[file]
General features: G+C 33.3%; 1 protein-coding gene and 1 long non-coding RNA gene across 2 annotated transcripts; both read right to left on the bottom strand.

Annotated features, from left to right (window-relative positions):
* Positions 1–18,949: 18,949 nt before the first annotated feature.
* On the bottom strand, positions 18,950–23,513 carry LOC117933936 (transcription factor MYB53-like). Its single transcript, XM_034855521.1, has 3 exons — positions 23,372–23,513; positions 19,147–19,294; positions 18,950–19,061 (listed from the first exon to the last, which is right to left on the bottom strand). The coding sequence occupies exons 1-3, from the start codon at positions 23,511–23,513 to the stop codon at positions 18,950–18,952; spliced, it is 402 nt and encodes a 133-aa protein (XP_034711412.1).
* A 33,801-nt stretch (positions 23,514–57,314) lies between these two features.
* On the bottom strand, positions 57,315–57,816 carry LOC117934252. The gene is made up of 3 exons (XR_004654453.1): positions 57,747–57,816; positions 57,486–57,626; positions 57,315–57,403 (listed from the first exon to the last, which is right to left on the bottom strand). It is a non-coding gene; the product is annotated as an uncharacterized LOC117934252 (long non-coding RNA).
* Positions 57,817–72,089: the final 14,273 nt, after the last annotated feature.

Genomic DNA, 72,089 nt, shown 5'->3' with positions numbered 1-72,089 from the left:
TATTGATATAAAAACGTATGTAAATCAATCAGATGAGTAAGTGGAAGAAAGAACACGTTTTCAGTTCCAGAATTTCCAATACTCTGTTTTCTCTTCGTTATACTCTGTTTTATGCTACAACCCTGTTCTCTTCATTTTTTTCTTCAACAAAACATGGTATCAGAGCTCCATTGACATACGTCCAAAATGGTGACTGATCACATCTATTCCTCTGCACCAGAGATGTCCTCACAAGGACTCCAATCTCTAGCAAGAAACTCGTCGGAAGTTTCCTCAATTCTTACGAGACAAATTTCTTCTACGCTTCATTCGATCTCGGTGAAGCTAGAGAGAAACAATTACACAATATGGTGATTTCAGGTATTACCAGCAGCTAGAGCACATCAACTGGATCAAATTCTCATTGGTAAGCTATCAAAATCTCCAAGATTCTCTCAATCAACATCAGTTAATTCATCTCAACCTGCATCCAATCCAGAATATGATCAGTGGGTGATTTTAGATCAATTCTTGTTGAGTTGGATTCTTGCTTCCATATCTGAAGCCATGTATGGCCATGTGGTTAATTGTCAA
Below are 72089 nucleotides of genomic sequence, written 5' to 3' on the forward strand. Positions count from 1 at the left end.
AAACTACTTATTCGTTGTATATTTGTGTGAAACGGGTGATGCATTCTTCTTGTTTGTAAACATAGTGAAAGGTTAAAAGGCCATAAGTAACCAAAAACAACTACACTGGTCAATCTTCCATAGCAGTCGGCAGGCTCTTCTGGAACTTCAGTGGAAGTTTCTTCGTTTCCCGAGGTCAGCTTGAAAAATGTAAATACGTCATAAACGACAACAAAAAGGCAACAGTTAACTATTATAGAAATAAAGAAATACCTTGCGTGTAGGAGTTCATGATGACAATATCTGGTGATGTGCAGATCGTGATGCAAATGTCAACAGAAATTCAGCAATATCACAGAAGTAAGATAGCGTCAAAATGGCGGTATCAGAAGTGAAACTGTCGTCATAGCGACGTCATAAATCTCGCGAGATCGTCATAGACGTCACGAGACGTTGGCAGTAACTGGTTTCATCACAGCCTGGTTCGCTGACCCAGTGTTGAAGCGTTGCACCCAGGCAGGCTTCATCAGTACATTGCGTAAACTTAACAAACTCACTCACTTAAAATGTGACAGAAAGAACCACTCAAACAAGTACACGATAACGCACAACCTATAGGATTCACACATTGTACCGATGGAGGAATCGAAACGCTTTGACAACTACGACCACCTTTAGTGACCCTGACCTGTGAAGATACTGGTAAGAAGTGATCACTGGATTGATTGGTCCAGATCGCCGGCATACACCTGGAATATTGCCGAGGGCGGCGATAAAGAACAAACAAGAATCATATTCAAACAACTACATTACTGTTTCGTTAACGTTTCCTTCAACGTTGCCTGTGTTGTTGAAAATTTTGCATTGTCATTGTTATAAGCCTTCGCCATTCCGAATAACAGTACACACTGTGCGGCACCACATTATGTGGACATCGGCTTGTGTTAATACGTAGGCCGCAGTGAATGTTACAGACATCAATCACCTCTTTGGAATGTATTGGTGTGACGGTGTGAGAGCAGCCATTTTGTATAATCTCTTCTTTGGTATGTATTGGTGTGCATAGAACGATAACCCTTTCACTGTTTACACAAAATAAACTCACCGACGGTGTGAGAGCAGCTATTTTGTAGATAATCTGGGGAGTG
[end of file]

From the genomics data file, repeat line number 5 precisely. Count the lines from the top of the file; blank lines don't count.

* A 33,801-nt stretch (positions 23,514–57,314) lies between these two features.